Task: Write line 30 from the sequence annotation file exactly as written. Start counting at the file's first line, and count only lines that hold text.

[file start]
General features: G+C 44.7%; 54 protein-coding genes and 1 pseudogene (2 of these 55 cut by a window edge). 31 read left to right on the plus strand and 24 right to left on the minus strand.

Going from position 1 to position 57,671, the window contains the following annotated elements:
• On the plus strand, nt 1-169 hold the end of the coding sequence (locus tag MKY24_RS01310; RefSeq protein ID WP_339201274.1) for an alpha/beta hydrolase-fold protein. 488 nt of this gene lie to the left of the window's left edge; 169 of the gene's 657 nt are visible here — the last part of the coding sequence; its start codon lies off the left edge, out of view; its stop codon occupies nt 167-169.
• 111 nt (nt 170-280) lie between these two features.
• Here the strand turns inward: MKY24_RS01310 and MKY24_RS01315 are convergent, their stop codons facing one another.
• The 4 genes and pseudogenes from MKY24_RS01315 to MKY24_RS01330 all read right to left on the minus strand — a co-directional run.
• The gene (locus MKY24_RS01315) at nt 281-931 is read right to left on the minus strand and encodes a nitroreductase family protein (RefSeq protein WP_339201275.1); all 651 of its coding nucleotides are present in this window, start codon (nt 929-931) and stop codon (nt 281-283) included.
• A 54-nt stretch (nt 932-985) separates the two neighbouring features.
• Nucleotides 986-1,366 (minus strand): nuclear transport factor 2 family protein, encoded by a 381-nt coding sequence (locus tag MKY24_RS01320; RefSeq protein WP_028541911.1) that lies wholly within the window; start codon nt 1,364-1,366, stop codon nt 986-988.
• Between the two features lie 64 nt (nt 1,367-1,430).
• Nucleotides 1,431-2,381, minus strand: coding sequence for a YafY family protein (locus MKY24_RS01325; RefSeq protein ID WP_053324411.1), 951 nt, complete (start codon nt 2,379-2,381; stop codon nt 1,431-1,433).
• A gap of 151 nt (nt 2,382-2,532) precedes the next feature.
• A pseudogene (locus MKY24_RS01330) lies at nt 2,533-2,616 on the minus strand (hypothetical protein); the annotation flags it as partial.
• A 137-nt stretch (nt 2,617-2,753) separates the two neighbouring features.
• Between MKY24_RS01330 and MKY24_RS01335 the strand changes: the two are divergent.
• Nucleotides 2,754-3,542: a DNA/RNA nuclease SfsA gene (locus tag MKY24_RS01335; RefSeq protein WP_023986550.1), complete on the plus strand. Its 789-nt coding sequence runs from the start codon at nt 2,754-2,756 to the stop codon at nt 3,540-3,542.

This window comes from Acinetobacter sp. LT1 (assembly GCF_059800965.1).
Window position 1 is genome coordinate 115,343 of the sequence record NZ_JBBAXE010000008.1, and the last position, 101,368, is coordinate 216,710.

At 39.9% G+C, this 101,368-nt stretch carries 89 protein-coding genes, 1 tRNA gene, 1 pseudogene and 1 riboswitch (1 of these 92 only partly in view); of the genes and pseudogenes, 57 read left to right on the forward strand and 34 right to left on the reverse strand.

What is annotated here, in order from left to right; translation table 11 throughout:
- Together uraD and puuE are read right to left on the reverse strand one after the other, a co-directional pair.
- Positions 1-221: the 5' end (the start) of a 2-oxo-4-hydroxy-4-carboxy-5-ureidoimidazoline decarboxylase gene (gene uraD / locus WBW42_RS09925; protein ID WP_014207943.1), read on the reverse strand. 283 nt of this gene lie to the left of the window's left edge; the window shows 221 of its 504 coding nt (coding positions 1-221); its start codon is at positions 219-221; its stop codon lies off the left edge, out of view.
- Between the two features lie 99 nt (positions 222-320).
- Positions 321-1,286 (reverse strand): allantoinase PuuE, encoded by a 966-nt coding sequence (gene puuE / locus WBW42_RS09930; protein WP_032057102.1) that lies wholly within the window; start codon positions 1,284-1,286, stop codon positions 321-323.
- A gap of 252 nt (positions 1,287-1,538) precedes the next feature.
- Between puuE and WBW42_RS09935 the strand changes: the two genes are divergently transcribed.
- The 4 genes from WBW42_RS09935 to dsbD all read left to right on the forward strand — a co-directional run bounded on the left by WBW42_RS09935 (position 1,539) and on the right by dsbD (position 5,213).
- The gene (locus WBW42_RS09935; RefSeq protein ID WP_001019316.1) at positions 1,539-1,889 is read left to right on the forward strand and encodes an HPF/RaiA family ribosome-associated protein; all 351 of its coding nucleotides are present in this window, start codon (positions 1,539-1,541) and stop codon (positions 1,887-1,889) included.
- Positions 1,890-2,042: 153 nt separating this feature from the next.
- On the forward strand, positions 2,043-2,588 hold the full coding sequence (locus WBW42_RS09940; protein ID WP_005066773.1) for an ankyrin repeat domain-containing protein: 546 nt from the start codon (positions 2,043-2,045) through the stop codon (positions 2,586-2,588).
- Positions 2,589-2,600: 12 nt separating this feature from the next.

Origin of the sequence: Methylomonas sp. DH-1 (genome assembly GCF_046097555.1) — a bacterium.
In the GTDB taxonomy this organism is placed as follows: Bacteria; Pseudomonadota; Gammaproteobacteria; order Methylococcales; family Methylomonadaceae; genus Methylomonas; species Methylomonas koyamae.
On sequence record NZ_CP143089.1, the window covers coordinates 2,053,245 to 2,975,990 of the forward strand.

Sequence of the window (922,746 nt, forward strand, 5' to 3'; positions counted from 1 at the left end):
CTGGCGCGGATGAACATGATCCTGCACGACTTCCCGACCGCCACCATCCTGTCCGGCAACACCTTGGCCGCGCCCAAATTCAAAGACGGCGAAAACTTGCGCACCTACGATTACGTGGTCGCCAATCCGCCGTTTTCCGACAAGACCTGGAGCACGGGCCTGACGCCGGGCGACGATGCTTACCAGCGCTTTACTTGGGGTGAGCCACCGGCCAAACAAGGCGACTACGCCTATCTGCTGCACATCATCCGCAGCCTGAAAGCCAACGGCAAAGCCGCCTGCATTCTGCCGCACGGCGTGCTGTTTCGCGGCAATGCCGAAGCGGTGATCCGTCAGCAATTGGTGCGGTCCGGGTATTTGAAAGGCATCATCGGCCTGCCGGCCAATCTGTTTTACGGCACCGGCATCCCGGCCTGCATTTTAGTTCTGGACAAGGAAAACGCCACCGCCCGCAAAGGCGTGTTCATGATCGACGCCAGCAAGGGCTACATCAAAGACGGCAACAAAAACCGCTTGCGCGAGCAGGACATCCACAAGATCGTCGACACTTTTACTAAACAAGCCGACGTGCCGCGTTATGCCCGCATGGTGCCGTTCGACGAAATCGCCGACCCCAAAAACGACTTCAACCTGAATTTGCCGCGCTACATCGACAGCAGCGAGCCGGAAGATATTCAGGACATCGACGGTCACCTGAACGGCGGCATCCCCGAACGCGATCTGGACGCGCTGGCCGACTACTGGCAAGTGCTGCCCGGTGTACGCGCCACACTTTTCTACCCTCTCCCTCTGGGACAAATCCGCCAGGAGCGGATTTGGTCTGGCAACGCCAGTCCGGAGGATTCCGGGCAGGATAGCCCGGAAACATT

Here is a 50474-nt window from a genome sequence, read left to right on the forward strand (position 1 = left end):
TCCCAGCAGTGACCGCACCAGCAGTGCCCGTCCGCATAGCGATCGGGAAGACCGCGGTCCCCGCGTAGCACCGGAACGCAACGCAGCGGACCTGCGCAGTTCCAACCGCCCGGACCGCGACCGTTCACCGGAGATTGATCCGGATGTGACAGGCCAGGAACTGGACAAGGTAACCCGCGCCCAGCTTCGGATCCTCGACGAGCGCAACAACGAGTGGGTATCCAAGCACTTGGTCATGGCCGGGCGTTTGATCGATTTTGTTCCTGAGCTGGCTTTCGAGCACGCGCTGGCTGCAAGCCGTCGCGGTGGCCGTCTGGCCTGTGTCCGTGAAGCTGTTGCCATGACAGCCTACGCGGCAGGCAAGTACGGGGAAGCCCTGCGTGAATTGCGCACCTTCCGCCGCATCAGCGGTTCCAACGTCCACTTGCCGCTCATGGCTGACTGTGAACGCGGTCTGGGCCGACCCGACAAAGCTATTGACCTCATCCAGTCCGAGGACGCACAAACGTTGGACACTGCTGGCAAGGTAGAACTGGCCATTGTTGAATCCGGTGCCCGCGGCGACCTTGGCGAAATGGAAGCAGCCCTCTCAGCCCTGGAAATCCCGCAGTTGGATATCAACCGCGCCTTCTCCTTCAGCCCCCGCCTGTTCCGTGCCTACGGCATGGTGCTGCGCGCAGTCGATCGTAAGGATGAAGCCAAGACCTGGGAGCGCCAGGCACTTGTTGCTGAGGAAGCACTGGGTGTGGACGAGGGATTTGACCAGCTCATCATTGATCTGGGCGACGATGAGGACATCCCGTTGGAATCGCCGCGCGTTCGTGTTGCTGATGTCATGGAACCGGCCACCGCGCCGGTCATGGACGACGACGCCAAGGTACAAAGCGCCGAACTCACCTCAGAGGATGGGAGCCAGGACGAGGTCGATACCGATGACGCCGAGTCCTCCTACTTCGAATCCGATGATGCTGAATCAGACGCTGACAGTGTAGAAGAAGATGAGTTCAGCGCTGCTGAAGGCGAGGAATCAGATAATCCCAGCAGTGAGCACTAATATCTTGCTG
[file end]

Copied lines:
- On the forward strand, positions 2,043-2,588 hold the full coding sequence (locus WBW42_RS09940; protein ID WP_005066773.1) for an ankyrin repeat domain-containing protein: 546 nt from the start codon (positions 2,043-2,045) through the stop codon (positions 2,586-2,588).